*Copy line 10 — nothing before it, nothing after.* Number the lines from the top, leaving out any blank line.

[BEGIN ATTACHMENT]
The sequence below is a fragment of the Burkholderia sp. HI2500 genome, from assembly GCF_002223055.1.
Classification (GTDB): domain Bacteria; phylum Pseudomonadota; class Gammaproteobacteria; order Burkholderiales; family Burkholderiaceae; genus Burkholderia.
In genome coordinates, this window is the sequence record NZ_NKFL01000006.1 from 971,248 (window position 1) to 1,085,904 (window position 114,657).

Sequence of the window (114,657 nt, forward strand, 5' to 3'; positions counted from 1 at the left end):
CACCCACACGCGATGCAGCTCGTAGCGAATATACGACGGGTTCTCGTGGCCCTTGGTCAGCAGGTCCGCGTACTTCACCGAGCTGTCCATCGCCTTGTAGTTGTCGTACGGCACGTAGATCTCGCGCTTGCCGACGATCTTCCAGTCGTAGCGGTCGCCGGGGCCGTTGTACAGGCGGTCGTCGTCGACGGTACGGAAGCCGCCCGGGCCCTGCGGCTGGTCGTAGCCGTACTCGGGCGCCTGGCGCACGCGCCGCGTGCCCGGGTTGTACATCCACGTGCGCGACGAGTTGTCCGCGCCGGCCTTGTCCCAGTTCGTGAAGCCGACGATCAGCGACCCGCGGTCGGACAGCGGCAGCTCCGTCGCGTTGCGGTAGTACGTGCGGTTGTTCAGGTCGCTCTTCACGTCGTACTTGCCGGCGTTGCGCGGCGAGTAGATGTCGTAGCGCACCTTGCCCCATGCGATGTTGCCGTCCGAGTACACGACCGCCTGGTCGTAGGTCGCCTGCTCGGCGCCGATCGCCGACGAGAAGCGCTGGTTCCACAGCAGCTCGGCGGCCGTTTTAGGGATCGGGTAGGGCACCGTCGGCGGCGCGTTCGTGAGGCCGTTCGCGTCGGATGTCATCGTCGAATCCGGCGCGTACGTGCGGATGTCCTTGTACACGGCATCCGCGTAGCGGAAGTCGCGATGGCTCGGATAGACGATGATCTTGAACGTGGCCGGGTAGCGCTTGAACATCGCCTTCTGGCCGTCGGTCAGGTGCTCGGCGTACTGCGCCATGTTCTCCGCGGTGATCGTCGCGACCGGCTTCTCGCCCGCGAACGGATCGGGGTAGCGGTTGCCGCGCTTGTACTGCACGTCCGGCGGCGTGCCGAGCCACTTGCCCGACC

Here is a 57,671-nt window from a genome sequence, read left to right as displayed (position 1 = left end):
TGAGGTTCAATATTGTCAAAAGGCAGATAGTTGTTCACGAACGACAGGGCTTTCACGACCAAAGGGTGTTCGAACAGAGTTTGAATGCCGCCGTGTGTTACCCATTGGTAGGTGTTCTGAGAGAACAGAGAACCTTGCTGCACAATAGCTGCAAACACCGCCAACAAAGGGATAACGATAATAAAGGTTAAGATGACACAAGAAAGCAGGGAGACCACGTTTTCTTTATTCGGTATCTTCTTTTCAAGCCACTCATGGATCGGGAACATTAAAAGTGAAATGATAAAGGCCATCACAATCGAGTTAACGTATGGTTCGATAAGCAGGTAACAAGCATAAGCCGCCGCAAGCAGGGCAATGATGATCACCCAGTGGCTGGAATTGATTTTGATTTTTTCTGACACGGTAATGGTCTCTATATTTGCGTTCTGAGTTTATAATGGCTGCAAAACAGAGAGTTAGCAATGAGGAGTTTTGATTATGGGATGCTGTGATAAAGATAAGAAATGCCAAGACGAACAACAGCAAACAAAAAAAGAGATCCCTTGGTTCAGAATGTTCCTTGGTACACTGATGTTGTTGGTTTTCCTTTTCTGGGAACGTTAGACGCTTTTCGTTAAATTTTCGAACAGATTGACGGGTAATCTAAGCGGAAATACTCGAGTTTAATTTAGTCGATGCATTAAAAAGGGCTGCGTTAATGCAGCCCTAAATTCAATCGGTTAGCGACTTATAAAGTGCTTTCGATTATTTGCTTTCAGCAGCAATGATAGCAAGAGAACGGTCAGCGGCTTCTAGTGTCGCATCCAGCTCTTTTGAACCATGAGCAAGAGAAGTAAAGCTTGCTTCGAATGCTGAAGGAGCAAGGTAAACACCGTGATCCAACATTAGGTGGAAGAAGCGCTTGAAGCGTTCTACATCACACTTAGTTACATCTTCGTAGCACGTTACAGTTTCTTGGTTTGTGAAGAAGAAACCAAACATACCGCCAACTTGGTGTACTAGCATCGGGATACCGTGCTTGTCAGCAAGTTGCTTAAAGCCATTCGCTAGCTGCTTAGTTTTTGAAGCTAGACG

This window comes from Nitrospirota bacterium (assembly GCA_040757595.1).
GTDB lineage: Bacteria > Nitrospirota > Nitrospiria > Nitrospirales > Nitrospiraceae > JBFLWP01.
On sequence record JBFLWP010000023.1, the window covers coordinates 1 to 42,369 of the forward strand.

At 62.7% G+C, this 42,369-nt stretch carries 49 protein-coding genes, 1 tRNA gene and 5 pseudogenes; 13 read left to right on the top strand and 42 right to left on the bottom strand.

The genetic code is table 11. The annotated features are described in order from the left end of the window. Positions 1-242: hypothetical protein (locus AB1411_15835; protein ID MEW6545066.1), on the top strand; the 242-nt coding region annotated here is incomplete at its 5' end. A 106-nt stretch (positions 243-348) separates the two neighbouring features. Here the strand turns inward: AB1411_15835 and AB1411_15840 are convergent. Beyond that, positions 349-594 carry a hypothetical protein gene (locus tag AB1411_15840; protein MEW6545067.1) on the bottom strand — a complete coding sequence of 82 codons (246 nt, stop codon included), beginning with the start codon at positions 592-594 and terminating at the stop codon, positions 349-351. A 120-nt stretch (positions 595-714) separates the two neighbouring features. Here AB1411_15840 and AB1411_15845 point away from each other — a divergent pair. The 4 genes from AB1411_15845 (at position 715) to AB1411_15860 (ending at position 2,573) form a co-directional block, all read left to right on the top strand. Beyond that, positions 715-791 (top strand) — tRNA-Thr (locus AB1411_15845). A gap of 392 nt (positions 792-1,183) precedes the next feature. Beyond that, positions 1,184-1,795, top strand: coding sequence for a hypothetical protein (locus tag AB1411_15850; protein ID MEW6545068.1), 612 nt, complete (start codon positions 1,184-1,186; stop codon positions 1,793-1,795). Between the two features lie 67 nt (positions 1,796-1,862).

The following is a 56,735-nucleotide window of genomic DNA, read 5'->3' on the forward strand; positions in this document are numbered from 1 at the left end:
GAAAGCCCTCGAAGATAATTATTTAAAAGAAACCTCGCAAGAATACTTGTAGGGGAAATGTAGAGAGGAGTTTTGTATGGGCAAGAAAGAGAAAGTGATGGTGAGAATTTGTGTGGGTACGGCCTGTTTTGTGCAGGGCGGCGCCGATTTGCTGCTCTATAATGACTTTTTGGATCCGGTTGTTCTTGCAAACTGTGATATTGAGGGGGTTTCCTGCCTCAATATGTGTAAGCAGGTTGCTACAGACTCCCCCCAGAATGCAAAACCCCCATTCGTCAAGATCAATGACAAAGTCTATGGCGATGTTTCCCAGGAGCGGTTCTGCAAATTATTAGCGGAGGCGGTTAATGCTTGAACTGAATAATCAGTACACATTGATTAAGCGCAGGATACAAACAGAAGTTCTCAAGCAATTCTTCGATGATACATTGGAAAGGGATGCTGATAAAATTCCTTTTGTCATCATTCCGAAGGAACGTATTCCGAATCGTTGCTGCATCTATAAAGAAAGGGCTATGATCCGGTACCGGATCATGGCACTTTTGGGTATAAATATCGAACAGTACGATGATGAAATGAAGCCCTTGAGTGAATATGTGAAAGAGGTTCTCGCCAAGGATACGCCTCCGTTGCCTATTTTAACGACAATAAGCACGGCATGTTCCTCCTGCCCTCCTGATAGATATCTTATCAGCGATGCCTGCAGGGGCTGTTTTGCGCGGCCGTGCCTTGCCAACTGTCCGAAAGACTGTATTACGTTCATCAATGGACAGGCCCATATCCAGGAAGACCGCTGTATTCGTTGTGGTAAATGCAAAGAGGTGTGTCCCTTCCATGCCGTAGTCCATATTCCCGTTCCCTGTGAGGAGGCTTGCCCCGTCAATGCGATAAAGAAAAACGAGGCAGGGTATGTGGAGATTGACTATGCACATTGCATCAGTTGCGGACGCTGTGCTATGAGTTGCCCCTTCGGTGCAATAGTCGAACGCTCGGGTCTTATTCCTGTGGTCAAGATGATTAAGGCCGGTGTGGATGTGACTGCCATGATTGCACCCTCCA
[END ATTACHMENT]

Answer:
On sequence record JBFLWP010000023.1, the window covers coordinates 1 to 42,369 of the forward strand.